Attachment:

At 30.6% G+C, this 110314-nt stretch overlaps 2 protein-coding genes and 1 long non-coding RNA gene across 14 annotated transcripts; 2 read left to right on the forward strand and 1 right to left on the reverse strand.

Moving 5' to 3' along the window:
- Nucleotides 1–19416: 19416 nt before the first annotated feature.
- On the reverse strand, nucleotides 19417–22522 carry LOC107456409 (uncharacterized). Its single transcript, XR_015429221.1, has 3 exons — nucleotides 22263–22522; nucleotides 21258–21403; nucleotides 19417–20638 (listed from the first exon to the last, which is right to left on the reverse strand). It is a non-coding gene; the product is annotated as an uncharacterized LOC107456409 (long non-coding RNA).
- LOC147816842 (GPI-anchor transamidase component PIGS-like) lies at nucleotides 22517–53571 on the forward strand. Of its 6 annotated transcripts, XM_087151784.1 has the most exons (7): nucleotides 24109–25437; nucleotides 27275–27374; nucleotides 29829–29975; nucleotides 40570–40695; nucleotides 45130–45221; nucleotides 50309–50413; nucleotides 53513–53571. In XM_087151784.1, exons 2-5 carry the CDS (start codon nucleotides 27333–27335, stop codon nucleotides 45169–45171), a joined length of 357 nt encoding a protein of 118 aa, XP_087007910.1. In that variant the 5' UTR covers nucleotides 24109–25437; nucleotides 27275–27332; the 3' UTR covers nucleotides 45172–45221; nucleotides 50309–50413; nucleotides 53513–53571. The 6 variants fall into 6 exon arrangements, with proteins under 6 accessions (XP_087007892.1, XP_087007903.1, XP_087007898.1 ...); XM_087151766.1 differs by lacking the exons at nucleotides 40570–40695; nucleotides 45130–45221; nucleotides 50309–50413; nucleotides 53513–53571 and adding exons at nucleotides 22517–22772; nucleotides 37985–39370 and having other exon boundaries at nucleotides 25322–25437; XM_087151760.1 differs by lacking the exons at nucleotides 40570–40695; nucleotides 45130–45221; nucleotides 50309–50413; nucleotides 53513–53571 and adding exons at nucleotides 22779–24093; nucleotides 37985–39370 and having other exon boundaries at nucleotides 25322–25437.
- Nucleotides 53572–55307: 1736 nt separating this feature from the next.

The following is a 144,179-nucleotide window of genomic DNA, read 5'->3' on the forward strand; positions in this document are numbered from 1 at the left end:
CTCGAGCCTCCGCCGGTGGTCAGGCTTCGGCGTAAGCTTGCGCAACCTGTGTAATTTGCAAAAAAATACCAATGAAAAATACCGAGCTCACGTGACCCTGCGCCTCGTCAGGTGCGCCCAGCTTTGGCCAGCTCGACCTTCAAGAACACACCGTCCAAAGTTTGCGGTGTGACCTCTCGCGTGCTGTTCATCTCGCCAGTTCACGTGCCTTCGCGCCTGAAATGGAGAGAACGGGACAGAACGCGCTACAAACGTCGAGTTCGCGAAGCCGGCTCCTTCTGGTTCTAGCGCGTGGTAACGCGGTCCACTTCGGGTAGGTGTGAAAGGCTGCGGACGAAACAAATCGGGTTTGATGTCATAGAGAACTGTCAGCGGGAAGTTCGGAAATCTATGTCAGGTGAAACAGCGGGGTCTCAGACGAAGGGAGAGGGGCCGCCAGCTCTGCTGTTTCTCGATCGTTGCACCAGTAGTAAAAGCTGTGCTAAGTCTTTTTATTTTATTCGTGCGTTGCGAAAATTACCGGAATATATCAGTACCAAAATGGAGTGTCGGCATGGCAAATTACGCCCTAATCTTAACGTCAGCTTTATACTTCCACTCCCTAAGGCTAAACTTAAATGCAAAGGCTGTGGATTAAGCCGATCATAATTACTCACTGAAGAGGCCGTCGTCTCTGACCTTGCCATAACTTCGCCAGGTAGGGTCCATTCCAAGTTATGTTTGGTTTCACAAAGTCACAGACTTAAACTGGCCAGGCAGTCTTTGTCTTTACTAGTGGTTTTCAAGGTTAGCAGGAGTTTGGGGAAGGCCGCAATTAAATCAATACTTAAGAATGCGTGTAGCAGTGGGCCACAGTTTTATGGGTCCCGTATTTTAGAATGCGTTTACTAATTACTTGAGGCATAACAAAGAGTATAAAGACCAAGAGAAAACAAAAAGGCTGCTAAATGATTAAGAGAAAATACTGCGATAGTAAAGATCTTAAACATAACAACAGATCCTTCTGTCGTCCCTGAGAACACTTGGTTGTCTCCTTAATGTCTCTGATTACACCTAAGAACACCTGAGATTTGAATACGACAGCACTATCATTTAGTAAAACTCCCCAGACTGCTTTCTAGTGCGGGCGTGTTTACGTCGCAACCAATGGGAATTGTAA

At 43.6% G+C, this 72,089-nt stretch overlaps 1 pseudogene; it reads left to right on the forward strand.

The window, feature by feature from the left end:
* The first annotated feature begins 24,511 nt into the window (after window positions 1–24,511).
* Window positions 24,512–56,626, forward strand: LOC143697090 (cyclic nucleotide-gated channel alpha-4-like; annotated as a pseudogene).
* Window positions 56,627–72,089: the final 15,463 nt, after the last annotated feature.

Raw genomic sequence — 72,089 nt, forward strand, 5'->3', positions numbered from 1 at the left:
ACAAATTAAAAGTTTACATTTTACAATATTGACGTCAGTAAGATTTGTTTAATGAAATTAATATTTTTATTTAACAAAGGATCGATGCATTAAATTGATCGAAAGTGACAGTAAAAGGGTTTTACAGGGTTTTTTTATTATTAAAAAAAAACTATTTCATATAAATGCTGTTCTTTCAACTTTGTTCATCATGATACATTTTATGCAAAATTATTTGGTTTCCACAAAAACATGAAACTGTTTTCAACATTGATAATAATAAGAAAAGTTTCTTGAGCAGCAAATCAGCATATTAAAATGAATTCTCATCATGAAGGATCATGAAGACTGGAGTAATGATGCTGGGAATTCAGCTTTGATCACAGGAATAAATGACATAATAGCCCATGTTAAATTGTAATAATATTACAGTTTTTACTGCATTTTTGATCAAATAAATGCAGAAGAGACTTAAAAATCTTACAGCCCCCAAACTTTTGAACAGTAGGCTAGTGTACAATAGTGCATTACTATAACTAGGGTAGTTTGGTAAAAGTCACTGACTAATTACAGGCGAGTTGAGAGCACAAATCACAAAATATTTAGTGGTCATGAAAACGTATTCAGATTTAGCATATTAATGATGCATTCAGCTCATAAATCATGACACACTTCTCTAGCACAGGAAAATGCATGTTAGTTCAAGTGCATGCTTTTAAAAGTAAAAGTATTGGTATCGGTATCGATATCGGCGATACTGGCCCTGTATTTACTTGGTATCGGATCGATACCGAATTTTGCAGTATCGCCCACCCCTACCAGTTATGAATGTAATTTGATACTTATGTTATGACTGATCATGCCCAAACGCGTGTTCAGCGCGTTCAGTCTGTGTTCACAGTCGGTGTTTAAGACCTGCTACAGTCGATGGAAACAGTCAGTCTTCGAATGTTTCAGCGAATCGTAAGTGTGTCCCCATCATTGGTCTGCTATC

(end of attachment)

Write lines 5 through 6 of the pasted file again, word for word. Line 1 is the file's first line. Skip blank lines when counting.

- LOC147816842 (GPI-anchor transamidase component PIGS-like) lies at nucleotides 22517–53571 on the forward strand. Of its 6 annotated transcripts, XM_087151784.1 has the most exons (7): nucleotides 24109–25437; nucleotides 27275–27374; nucleotides 29829–29975; nucleotides 40570–40695; nucleotides 45130–45221; nucleotides 50309–50413; nucleotides 53513–53571. In XM_087151784.1, exons 2-5 carry the CDS (start codon nucleotides 27333–27335, stop codon nucleotides 45169–45171), a joined length of 357 nt encoding a protein of 118 aa, XP_087007910.1. In that variant the 5' UTR covers nucleotides 24109–25437; nucleotides 27275–27332; the 3' UTR covers nucleotides 45172–45221; nucleotides 50309–50413; nucleotides 53513–53571. The 6 variants fall into 6 exon arrangements, with proteins under 6 accessions (XP_087007892.1, XP_087007903.1, XP_087007898.1 ...); XM_087151766.1 differs by lacking the exons at nucleotides 40570–40695; nucleotides 45130–45221; nucleotides 50309–50413; nucleotides 53513–53571 and adding exons at nucleotides 22517–22772; nucleotides 37985–39370 and having other exon boundaries at nucleotides 25322–25437; XM_087151760.1 differs by lacking the exons at nucleotides 40570–40695; nucleotides 45130–45221; nucleotides 50309–50413; nucleotides 53513–53571 and adding exons at nucleotides 22779–24093; nucleotides 37985–39370 and having other exon boundaries at nucleotides 25322–25437.
- Nucleotides 53572–55307: 1736 nt separating this feature from the next.